Tista' taqra bil- Malti.
Prof Kevin Aquilina, former Dean of the Faculty of Laws, described the current situation as an “unprecedented constitutional crisis.” In an opinion piece the Saturday edition of Times of Malta he wrote that Parliament betrayed the people when it was adjourned at the hight of such a crisis.
The law expert then made a list of the serious deficiencies or outright wrongdoings that are contributing to this crisis:
- Serious questions are being raised about the exercise of the investigative role of the police and how the government has been complicit in the violation of the law.
- The rule of law itself is at its lowest ebb.
- The Prime Minister continues to exercise powers of an unfettered elected dictator.
- The President did not summon the Labour parliamentary group to confirm or otherwise whether the Prime Minister still enjoys the support of his own group.
- The civil service is also in the Prime Minister’s lap.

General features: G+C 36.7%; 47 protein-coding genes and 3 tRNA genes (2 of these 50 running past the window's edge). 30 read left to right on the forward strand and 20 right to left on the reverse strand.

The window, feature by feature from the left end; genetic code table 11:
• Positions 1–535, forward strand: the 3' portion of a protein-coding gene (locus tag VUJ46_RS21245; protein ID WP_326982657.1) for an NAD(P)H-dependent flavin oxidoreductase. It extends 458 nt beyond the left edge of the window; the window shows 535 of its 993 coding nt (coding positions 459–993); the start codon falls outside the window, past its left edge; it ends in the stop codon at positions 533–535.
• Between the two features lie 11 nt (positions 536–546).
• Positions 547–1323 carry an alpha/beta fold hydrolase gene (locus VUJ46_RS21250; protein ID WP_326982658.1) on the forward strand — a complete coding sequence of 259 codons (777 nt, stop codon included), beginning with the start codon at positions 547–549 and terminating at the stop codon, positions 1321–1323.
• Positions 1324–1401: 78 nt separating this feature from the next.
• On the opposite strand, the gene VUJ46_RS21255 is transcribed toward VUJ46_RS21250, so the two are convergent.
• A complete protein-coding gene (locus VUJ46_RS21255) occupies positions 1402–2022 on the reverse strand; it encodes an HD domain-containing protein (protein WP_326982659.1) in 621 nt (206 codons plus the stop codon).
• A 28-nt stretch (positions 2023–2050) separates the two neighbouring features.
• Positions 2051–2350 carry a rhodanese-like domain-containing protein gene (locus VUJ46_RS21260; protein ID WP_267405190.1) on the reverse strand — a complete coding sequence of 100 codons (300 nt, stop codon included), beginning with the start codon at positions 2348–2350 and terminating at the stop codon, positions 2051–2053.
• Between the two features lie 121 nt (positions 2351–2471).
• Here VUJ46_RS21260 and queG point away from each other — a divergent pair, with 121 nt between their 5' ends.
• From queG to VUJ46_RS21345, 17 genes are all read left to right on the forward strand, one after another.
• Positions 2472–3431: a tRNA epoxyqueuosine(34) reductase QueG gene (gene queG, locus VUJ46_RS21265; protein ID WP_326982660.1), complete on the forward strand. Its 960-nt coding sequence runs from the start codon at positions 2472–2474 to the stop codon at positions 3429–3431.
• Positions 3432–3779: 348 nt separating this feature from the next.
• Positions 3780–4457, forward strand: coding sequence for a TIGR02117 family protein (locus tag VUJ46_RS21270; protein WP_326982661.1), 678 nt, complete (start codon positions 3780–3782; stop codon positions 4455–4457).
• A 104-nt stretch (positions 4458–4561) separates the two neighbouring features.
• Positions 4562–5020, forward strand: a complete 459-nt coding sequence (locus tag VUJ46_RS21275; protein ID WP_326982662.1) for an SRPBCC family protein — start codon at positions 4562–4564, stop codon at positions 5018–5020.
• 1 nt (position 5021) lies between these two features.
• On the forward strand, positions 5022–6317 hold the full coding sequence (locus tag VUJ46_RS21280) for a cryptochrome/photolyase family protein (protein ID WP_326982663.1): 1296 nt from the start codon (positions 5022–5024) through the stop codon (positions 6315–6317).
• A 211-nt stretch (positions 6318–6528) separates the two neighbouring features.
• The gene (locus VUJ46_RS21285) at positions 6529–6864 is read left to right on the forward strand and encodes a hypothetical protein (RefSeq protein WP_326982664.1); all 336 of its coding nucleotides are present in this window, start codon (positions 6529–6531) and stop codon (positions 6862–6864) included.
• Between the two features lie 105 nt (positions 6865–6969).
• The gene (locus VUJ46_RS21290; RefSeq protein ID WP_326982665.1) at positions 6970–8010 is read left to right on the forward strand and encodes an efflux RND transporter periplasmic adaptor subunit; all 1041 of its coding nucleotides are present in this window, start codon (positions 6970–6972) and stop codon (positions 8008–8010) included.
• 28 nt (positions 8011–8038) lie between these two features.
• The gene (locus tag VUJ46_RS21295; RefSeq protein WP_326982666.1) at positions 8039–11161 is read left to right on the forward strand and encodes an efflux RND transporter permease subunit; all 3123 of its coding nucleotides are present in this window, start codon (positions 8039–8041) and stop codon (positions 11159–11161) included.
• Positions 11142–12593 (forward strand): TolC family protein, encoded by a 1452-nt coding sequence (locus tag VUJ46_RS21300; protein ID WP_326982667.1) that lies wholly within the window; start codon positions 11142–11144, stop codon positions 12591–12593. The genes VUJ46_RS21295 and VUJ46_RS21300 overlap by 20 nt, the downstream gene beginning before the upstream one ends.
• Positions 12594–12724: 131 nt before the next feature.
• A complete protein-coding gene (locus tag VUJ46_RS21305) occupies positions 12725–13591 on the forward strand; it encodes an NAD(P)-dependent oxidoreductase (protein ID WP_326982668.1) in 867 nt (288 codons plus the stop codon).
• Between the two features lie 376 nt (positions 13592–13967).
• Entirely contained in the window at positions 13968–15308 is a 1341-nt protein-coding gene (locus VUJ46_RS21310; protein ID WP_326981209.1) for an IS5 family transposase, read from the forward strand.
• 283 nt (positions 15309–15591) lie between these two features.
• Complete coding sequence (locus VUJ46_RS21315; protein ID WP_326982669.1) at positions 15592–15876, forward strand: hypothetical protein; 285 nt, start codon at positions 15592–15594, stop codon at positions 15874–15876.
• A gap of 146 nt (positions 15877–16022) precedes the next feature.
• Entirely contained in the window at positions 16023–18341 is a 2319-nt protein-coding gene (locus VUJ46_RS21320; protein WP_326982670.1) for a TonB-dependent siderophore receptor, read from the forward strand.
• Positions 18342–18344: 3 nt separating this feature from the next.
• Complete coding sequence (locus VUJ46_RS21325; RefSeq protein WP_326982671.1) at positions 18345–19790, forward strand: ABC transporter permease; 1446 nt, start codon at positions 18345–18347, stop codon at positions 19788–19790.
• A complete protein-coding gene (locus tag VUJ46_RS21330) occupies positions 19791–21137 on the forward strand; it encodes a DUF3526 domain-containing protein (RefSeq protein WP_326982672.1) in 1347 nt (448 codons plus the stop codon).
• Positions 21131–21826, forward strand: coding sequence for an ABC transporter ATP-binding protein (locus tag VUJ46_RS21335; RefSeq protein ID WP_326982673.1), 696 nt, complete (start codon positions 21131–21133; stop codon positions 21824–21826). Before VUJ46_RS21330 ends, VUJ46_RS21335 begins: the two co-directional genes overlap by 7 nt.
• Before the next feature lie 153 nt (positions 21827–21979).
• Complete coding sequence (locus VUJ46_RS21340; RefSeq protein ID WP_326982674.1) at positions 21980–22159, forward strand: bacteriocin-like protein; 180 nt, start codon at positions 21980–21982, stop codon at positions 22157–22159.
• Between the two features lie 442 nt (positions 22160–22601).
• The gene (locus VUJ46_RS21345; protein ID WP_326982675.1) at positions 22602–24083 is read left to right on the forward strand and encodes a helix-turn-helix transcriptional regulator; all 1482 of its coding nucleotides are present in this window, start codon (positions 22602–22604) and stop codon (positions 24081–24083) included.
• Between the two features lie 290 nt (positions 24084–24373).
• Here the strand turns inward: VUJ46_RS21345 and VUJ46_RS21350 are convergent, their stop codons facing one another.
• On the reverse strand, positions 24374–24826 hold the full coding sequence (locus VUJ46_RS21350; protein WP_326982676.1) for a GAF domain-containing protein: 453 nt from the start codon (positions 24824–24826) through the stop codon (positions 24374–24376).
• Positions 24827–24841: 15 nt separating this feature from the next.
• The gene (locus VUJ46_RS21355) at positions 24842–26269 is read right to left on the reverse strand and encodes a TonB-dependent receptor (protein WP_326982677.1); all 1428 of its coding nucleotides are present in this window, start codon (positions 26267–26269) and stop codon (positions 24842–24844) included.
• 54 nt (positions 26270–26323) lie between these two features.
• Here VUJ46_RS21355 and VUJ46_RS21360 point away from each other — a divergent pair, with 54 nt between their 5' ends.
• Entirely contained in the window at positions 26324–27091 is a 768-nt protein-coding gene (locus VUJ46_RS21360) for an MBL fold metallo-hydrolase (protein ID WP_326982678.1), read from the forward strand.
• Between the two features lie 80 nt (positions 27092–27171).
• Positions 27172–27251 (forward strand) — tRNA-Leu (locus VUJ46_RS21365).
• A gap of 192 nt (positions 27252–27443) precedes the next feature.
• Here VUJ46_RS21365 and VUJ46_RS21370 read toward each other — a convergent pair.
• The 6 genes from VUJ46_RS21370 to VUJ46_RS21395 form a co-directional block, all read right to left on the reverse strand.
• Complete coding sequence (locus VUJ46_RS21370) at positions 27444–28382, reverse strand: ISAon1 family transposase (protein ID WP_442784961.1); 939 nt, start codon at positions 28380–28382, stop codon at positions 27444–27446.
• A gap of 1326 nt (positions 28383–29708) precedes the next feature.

- The independence of the judiciary is extremely weak.
- Government finances remain very much uncontrolled as evidenced by the audit reports published by the Auditor General.
- Backbenchers – contrary to constitutionally established practice in the United Kingdom – are all promoted to the front bench by being given remunerative public offices to silence them.
- Members of Parliament are allowed to undertake full-time employment in the public administration in breach of the separation of powers doctrine.
- Conflicts of interest abound elsewhere and are anathema in the Maltese political discourse.
- Constitutional bodies (the Broadcasting Authority, Public Service Commission, Electoral Commission and Employment Commission) are appointed not in the public interest but half in the interest of the party in government and a half in the interest of the party in opposition.
- The public service broadcaster is directly controlled by the government of the day and falls under the responsibility of a ministry of government.
- Ministries’ secretariats serve as paladins of clientelism, nepotism and cronyism rather than for drawing and implementing government policy.